A twitter observation suggests that some people’s understanding of what goes in the Introduction to a paper is different from mine.

In my view, you are citing things in the Introduction to indicate what motivated you to do the study and to give some insight into why you are using these approaches. Anything that was published after you wrote the manuscript did not motivate you to conduct the study. So there is no reason to put a citation to this new work in the Introduction. Unless, of course, you do new experiments for a revision and can fairly say that they were motivated by the paper that was published after the original submission.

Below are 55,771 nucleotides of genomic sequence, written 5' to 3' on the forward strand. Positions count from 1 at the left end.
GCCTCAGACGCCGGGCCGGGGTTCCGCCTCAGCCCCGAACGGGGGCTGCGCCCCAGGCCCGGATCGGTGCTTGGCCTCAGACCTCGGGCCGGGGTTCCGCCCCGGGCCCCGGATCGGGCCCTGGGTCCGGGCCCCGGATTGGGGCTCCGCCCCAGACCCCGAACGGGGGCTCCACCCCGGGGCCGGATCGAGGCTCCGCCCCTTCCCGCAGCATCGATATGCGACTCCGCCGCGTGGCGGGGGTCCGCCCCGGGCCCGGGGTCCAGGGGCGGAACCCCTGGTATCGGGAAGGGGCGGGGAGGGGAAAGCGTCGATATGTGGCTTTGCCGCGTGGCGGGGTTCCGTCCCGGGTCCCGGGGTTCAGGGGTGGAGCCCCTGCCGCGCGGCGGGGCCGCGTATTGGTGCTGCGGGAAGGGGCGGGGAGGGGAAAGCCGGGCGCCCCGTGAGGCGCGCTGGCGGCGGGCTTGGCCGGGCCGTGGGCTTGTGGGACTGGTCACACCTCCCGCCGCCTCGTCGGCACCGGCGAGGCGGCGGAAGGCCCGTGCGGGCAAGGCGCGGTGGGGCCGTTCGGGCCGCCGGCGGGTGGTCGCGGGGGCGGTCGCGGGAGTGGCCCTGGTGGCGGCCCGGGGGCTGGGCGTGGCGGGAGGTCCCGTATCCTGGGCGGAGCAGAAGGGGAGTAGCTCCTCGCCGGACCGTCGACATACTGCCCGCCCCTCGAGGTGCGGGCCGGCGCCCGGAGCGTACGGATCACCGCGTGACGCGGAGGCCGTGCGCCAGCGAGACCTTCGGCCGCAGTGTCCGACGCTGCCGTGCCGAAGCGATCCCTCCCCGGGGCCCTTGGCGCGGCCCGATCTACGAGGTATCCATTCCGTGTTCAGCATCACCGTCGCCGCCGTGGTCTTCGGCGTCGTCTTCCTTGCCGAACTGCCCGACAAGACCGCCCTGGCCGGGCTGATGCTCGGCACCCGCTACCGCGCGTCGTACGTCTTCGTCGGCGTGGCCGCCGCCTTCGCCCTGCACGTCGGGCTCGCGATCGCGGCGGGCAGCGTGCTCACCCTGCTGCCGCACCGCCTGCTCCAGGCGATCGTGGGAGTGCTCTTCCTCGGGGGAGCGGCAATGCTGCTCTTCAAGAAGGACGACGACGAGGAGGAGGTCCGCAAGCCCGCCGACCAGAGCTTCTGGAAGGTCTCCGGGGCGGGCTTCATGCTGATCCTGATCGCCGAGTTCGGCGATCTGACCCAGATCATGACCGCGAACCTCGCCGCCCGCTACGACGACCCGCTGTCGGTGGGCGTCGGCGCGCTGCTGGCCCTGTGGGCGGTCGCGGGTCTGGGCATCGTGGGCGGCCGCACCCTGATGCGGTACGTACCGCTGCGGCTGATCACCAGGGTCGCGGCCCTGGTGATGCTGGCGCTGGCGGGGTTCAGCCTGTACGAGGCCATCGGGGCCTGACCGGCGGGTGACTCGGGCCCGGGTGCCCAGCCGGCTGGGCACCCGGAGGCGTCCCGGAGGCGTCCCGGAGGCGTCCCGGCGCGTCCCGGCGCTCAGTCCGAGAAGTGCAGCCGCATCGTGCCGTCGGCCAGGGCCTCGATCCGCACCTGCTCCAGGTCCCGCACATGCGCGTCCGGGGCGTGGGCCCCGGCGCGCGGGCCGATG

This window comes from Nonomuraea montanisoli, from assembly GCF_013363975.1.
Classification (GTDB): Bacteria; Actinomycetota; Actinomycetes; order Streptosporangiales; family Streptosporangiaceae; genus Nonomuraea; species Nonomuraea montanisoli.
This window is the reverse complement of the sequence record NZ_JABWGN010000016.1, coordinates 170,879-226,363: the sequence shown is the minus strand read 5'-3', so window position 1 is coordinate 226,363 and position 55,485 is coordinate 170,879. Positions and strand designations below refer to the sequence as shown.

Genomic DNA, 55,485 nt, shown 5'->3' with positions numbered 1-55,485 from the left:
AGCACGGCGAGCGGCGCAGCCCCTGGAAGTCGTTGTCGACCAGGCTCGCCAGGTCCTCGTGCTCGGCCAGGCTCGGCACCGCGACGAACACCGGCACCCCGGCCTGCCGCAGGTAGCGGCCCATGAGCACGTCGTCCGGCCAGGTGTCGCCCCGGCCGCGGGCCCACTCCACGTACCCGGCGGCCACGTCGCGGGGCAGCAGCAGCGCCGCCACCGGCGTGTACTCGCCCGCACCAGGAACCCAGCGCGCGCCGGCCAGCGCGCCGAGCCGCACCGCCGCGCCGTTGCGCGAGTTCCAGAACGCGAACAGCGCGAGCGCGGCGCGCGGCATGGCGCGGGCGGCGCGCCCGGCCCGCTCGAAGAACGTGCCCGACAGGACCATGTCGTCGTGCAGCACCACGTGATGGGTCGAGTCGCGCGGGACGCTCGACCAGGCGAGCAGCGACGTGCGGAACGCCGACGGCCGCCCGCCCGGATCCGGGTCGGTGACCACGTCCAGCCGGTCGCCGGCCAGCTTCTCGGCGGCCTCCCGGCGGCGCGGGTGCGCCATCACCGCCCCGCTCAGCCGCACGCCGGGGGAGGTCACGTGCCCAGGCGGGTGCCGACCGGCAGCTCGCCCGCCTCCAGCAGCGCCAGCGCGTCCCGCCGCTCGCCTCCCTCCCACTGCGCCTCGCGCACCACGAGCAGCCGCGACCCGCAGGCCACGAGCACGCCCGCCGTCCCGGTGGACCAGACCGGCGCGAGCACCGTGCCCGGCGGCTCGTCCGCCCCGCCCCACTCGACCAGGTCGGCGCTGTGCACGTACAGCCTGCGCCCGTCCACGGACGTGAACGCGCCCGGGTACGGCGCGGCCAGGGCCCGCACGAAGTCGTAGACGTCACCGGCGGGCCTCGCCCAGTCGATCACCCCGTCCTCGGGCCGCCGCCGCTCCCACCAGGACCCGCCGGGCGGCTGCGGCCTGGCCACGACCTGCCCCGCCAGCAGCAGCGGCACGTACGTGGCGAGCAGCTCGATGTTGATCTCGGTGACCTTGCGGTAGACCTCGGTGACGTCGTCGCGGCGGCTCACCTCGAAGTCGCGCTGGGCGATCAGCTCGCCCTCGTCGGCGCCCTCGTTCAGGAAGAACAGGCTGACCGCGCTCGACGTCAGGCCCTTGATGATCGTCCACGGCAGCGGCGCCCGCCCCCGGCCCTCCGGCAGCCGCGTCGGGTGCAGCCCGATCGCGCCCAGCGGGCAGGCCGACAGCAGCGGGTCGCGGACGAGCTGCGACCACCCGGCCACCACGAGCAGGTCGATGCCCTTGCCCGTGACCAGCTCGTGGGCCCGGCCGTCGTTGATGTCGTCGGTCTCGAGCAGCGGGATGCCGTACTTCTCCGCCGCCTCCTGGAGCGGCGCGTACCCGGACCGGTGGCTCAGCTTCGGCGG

It’s slightly assy for a reviewer to demand that you cite a manuscript that was published after the version they are reviewing was submitted. Slightly. More than slightly if that is the major reason for asking for a revision. But if a reviewer is already suggesting that revisions are in order, it is no big deal IMO to see a suggestion you refer to and discuss a recently published work. Discuss. As in the Discussion. As in there may be fresh off the presses results that are helpful to the interpretation and contextualization of your new data.

These results, however, do not belong in the Introduction. That is reserved for the motivating context for doing the work in the first place.